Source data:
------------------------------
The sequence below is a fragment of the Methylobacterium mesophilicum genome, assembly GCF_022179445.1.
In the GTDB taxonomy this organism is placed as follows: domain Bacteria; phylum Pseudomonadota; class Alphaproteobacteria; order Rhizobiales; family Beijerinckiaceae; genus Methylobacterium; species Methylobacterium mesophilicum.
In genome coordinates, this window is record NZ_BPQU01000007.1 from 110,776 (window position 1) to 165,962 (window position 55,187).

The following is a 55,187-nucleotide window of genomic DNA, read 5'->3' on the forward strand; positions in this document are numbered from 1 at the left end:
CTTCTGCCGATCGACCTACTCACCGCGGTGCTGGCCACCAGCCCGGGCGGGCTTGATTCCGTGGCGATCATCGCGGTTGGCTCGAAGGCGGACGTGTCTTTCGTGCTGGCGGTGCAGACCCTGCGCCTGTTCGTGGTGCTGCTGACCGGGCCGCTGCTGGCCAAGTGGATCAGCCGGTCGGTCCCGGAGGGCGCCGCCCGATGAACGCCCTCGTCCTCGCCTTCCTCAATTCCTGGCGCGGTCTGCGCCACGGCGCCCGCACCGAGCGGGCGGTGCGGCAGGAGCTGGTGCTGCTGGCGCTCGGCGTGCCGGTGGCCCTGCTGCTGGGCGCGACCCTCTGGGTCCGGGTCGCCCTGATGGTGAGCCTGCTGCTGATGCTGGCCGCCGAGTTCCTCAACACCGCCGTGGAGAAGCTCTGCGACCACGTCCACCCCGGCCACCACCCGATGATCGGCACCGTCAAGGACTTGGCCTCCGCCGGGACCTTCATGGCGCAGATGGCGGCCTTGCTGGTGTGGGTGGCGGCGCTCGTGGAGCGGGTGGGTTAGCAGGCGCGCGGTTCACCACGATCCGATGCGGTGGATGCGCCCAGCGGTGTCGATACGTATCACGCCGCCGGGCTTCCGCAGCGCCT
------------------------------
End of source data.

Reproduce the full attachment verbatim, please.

The sequence below is a fragment of the Methylobacterium mesophilicum genome, assembly GCF_022179445.1.
In the GTDB taxonomy this organism is placed as follows: domain Bacteria; phylum Pseudomonadota; class Alphaproteobacteria; order Rhizobiales; family Beijerinckiaceae; genus Methylobacterium; species Methylobacterium mesophilicum.
In genome coordinates, this window is record NZ_BPQU01000007.1 from 110,776 (window position 1) to 165,962 (window position 55,187).

The following is a 55,187-nucleotide window of genomic DNA, read 5'->3' on the forward strand; positions in this document are numbered from 1 at the left end:
CTTCTGCCGATCGACCTACTCACCGCGGTGCTGGCCACCAGCCCGGGCGGGCTTGATTCCGTGGCGATCATCGCGGTTGGCTCGAAGGCGGACGTGTCTTTCGTGCTGGCGGTGCAGACCCTGCGCCTGTTCGTGGTGCTGCTGACCGGGCCGCTGCTGGCCAAGTGGATCAGCCGGTCGGTCCCGGAGGGCGCCGCCCGATGAACGCCCTCGTCCTCGCCTTCCTCAATTCCTGGCGCGGTCTGCGCCACGGCGCCCGCACCGAGCGGGCGGTGCGGCAGGAGCTGGTGCTGCTGGCGCTCGGCGTGCCGGTGGCCCTGCTGCTGGGCGCGACCCTCTGGGTCCGGGTCGCCCTGATGGTGAGCCTGCTGCTGATGCTGGCCGCCGAGTTCCTCAACACCGCCGTGGAGAAGCTCTGCGACCACGTCCACCCCGGCCACCACCCGATGATCGGCACCGTCAAGGACTTGGCCTCCGCCGGGACCTTCATGGCGCAGATGGCGGCCTTGCTGGTGTGGGTGGCGGCGCTCGTGGAGCGGGTGGGTTAGCAGGCGCGCGGTTCACCACGATCCGATGCGGTGGATGCGCCCAGCGGTGTCGATACGTATCACGCCGCCGGGCTTCCGCAGCGCCT